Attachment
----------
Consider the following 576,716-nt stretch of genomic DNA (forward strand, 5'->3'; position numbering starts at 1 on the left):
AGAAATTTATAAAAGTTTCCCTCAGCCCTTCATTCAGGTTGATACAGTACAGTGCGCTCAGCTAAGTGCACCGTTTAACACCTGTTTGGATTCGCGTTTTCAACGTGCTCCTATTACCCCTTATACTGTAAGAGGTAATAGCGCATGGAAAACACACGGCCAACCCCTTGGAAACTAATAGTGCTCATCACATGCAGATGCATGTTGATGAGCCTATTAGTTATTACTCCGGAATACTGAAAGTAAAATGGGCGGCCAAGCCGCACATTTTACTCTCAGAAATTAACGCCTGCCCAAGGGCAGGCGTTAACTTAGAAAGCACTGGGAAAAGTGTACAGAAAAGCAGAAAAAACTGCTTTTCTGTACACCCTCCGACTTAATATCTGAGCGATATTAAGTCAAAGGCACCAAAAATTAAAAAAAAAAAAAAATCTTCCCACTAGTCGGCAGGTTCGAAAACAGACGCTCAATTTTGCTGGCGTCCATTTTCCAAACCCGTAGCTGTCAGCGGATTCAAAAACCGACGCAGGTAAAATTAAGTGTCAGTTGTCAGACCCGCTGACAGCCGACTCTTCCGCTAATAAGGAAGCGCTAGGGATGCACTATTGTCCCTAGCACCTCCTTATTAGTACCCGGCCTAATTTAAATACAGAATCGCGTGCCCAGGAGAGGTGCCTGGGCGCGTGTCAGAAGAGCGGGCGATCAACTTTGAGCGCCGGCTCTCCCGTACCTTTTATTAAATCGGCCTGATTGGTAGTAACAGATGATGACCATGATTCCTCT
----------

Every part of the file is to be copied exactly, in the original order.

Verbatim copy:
Consider the following 576,716-nt stretch of genomic DNA (forward strand, 5'->3'; position numbering starts at 1 on the left):
AGAAATTTATAAAAGTTTCCCTCAGCCCTTCATTCAGGTTGATACAGTACAGTGCGCTCAGCTAAGTGCACCGTTTAACACCTGTTTGGATTCGCGTTTTCAACGTGCTCCTATTACCCCTTATACTGTAAGAGGTAATAGCGCATGGAAAACACACGGCCAACCCCTTGGAAACTAATAGTGCTCATCACATGCAGATGCATGTTGATGAGCCTATTAGTTATTACTCCGGAATACTGAAAGTAAAATGGGCGGCCAAGCCGCACATTTTACTCTCAGAAATTAACGCCTGCCCAAGGGCAGGCGTTAACTTAGAAAGCACTGGGAAAAGTGTACAGAAAAGCAGAAAAAACTGCTTTTCTGTACACCCTCCGACTTAATATCTGAGCGATATTAAGTCAAAGGCACCAAAAATTAAAAAAAAAAAAAAATCTTCCCACTAGTCGGCAGGTTCGAAAACAGACGCTCAATTTTGCTGGCGTCCATTTTCCAAACCCGTAGCTGTCAGCGGATTCAAAAACCGACGCAGGTAAAATTAAGTGTCAGTTGTCAGACCCGCTGACAGCCGACTCTTCCGCTAATAAGGAAGCGCTAGGGATGCACTATTGTCCCTAGCACCTCCTTATTAGTACCCGGCCTAATTTAAATACAGAATCGCGTGCCCAGGAGAGGTGCCTGGGCGCGTGTCAGAAGAGCGGGCGATCAACTTTGAGCGCCGGCTCTCCCGTACCTTTTATTAAATCGGCCTGATTGGTAGTAACAGATGATGACCATGATTCCTCT